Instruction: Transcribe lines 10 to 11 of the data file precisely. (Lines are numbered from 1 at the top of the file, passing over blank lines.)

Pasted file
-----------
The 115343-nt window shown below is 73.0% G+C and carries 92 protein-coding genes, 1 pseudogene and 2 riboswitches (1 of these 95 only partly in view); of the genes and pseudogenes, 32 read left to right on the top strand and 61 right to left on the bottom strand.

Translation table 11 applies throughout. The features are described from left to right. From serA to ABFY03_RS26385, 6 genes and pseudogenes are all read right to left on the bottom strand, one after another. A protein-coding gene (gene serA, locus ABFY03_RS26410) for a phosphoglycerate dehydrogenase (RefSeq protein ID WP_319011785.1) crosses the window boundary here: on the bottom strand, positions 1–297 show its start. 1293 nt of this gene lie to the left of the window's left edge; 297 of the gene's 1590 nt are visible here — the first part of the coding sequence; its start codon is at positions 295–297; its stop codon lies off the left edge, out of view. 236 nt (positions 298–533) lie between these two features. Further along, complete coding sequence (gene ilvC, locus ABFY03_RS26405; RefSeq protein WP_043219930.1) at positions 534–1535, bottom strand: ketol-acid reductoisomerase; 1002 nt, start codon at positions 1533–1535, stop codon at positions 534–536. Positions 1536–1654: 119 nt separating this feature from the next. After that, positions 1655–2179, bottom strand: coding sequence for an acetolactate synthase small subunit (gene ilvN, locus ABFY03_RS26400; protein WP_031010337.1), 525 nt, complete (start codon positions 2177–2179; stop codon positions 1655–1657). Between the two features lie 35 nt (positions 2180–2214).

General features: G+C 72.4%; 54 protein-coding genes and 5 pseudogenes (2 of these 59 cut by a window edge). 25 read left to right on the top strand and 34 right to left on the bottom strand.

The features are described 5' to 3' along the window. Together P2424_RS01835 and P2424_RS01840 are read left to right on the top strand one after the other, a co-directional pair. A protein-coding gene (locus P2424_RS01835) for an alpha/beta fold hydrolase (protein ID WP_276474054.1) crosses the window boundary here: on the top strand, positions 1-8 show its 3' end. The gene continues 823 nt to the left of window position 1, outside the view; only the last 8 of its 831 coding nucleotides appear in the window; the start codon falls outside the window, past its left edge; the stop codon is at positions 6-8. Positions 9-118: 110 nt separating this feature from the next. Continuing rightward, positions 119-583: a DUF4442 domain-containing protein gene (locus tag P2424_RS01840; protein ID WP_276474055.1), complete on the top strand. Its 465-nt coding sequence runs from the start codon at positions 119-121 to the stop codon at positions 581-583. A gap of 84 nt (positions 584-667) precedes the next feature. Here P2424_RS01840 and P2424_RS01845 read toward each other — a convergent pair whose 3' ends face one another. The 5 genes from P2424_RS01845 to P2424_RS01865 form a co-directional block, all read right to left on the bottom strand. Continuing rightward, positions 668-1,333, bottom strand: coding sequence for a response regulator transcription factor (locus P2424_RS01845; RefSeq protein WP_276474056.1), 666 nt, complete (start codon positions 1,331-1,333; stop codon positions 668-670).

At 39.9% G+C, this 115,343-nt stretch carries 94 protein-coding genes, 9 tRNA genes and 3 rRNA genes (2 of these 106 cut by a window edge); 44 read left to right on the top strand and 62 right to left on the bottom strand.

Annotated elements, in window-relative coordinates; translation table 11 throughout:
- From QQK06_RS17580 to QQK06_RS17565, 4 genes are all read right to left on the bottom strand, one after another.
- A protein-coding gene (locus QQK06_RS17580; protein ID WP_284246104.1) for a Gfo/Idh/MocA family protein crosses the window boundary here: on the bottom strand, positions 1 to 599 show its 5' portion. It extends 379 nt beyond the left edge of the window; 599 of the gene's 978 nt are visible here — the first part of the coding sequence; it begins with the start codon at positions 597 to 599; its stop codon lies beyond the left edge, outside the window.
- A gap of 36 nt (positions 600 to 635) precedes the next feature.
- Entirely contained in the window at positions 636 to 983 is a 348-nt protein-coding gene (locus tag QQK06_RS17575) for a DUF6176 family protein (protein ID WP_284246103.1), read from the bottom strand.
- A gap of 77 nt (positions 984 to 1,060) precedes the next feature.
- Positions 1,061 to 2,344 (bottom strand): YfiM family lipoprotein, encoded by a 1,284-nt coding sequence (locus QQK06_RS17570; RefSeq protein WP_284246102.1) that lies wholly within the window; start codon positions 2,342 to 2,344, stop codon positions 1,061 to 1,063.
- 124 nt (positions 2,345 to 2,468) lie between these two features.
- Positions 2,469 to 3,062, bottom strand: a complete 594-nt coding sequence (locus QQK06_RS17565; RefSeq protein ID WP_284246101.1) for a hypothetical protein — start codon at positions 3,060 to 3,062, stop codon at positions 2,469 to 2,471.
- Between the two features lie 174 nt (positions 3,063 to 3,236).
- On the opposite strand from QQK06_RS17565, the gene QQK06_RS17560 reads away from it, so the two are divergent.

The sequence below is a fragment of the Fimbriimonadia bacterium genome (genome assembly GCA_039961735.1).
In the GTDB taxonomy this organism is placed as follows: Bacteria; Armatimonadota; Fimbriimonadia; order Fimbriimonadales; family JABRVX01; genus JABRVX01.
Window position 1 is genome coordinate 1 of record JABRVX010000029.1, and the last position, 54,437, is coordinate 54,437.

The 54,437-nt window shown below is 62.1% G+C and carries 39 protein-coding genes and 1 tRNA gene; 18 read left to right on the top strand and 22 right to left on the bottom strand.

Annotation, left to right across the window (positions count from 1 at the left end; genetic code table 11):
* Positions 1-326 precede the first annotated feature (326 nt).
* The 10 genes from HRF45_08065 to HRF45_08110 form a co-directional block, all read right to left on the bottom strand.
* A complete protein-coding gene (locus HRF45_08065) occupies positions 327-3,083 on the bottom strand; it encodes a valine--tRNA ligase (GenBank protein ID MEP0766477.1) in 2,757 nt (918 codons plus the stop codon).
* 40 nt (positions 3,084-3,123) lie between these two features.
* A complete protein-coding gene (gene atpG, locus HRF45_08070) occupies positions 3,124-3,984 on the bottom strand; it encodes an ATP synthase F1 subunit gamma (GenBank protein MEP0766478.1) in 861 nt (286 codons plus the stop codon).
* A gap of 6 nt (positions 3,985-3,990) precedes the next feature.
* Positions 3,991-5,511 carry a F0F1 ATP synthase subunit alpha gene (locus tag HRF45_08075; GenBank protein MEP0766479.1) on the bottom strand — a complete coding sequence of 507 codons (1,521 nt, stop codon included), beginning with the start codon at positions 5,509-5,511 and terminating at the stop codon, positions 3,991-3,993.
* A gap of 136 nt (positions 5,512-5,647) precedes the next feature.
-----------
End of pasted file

- Entirely contained in the window at positions 636 to 983 is a 348-nt protein-coding gene (locus tag QQK06_RS17575) for a DUF6176 family protein (protein ID WP_284246103.1), read from the bottom strand.
- A gap of 77 nt (positions 984 to 1,060) precedes the next feature.